Kenyan Treasury seeks to tax crypto exchanges

The Kenyan Treasury seeks that exchanges should pay a 1.5 percent duty on commissions received.

By Staff

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According to a Kenyan media report, Kenya will start taxing cryptocurrency exchanges for commissions they receive from the over four million people dealing in digital currencies in the country if fresh regulations are adopted.

The new regulations guiding the payment of the digital service tax require platforms that facilitate the buying and selling of cryptocurrencies and other digital assets to pay a 1.5 percent duty.

“For the purposes of these regulations, a taxable electronic, Internet or digital marketplace supply include, facilitation of online payment for, exchange or transfer of digital assets excluding services exempted under the Act,” stated the Value added Tax (Electronic, Internet and Digital Marketplace Supply) Regulations, 2023 published by Treasury Cabinet Secretary Njuguna Ndung’u.

Kenya introduced a 1.5 percent digital service tax in January 2021, which aimed to curb tax avoidance by some multinational companies. The tax applies to a wide range of digital services, including online marketplaces, streaming services, and mobile money transactions.

However, in April 2023, Kenyan President William Ruto informed investors that Kenya would do away with the 1.5% tax on digital services that was levied against multinational corporations operating locally and instead adopt the Organization for Economic Cooperation and Development’s (OECD) 2024 global framework on taxing multinational corporations.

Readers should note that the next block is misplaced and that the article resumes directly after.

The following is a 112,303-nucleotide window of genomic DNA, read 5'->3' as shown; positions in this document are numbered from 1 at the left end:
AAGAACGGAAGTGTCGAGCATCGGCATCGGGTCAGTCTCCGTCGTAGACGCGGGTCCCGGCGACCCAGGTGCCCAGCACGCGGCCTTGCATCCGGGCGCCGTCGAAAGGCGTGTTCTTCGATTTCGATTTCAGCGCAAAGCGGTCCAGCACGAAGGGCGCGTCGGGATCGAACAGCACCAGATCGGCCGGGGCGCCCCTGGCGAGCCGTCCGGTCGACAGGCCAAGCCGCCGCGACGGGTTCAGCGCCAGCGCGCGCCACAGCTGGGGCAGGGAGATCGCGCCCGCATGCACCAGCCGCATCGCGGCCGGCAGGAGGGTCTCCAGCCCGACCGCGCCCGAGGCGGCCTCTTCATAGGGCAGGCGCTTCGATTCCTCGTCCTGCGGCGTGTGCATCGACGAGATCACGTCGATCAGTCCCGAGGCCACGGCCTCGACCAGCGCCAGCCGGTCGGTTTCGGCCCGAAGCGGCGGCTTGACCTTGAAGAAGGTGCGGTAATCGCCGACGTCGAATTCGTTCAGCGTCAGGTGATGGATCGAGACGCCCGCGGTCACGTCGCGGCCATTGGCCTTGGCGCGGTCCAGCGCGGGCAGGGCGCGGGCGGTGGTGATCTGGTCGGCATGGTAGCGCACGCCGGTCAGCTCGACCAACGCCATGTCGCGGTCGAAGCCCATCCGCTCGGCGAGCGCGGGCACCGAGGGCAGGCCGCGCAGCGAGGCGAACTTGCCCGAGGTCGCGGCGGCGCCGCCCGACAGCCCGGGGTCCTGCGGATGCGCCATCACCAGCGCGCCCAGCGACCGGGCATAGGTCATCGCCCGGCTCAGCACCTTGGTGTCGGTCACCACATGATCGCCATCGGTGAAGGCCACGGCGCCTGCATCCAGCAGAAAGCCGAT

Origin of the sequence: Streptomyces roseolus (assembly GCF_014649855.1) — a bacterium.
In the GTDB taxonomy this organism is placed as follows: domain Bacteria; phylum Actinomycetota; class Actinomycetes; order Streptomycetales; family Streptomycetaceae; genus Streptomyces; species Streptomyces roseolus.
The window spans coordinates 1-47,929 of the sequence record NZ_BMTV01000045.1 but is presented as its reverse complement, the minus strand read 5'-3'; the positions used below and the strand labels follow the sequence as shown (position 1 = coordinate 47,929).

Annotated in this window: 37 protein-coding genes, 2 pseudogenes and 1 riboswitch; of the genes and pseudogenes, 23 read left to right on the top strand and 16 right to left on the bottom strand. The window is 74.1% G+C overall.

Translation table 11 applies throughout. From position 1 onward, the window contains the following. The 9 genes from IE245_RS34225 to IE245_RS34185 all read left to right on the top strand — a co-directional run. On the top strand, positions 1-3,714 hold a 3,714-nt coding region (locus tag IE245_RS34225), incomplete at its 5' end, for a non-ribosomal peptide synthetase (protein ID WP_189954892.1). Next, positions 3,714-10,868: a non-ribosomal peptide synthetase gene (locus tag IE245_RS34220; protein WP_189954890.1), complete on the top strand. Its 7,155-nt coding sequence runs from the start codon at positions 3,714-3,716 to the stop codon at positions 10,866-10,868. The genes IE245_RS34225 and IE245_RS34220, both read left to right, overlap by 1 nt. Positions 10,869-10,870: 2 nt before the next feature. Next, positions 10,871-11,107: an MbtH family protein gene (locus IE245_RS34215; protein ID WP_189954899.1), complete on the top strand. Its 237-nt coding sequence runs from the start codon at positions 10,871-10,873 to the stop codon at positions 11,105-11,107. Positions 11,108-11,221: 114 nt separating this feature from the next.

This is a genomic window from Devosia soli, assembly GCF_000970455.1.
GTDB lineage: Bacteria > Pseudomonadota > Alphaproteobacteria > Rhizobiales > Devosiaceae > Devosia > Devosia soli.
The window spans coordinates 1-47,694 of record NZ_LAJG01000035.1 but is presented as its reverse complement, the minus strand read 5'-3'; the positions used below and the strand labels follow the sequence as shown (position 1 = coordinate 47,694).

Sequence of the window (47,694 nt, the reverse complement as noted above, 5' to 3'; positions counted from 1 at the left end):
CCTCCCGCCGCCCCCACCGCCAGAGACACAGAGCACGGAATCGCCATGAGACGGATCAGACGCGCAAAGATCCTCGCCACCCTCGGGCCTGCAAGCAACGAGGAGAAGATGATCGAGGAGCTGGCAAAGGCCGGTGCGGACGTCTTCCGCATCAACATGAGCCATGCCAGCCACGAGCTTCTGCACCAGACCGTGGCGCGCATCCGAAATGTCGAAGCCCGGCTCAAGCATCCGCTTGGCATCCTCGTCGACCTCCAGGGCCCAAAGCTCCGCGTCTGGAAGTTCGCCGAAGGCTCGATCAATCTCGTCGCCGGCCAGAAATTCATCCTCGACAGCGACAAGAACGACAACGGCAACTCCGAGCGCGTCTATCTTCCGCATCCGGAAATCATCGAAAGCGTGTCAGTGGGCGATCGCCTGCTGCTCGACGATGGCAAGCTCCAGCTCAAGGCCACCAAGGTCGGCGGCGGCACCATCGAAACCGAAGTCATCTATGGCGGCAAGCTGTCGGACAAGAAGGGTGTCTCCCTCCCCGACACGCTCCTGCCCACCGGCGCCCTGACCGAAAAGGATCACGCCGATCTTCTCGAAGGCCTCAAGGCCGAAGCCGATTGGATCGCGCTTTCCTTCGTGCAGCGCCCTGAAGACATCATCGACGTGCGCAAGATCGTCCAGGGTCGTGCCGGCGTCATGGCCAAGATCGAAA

Online exchanges typically charge fees for buying and selling cryptocurrencies which can range from 0.9 – 4.9%. According to the Business Daily, the sector is not regulated in Kenya and remains largely unregulated even in the developed world.

According to a United Nations Conference on Trade and Development report released in June last year, 8.5 percent of the population, or 4.25 million people own cryptocurrencies in the country. This places Kenya ahead of developed economies such as the United States, which is ranked sixth with 8.3 percent of its population owning digital currencies.

According to The Business Daily, young and small traders have in recent years flocked to cryptocurrencies in the hope of quick returns, despite warnings from regulators such as the Central Bank of Kenya (CBK) that emerging assets can be high-risk.

While there is growing adoption in the country, the Central Bank of Kenya (CBK) Governor, Patrick Njoroge in an advisory to Kenyans noted that cryptocurrencies posed risks to financial stability but they could be used to solve problems such as bringing the poor into the financial system or cutting transaction costs.

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